Thus, the famously unexpected endings of Flannery O’Connor’s narratives are more than merely weird plot twists, the encounter between the grandmother and The Misfit in the title story of her first published short story collection “A Good Man Is Hard to Find” (1955) is the result of a wrong turn in the road as much as that of a series of wrong choices, coincidences and essential miscommunications, and the title story of her second, posthumously published collection of short stories “Everything That Rises Must Converge” (1965) truly does indicate more than a physical proposition and indeed, a situation applicable to the entire world, as O’Connor wrote in a 1961 letter regarding the initial publication of the collection’s title story in New World Writing.
A six-time winner of the O. Henry Award for Short Fiction and winner of the posthumously awarded 1972 National Book Award for her Collected Short Stories, in her short career as a writer Flannery O’Connor left an indelible mark on American literature, far transcending the borders of her native South. We can only speculate what she would have contributed had illness and death not intervened – and in a time when, as O’Connor wrote so prophetically in “Some Aspects of the Grotesque in Southern Fiction,” too many writers abandon vision and instead contend themselves with satisfying their readers’ more pedestrian expectations, her contributions would doubtless be invaluable. Alas, we are left with a body of work that fits neatly into this marvelously edited single-volume entry in the “Library of America” series – but the content of this one book alone is worth manifold that of the much ampler output of many a writer of recent years.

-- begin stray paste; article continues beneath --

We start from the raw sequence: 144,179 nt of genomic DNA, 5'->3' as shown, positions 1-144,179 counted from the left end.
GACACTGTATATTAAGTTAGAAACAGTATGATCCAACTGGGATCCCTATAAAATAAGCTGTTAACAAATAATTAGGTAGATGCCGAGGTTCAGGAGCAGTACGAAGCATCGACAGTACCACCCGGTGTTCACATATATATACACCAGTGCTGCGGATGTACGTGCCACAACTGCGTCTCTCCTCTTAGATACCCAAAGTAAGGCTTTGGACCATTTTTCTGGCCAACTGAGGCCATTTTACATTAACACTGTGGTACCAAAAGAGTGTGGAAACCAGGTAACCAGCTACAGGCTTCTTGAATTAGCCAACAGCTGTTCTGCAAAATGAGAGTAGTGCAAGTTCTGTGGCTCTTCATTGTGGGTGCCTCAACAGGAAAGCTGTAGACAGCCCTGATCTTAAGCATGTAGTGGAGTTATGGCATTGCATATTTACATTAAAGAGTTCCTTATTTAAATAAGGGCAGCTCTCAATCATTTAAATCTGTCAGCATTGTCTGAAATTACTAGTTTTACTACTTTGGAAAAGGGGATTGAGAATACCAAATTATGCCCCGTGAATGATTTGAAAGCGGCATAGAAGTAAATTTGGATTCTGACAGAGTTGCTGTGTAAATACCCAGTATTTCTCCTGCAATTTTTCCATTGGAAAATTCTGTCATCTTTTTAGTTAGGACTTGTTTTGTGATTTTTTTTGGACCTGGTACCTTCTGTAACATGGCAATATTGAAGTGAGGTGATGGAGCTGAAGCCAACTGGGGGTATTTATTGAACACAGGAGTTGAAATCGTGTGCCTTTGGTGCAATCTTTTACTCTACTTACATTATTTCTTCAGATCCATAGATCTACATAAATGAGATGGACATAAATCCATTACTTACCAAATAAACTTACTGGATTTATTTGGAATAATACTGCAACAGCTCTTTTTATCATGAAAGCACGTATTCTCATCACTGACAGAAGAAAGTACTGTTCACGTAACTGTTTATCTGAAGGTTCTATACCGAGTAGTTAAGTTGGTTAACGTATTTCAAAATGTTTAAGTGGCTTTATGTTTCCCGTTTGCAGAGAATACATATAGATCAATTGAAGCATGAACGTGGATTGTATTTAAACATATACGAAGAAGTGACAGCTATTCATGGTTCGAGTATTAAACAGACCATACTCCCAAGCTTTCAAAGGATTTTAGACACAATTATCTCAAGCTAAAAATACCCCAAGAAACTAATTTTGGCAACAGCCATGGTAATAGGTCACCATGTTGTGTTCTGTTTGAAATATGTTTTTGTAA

“In yourself right now is all the place you’ve got.”
A Good Man is Hard to Find and Other Stories
“Mrs. Hopewell had no bad qualities of her own but she was able to use other people’s in such a constructive way that she never felt the lack.”
“The truth does not change according to our ability to stomach it.”
Some Aspects of The Grotesque in Southern Fiction
“[A]nything that comes out of the South is going to be called grotesque by the northern reader, unless it is grotesque, in which case it is going to be called realistic.”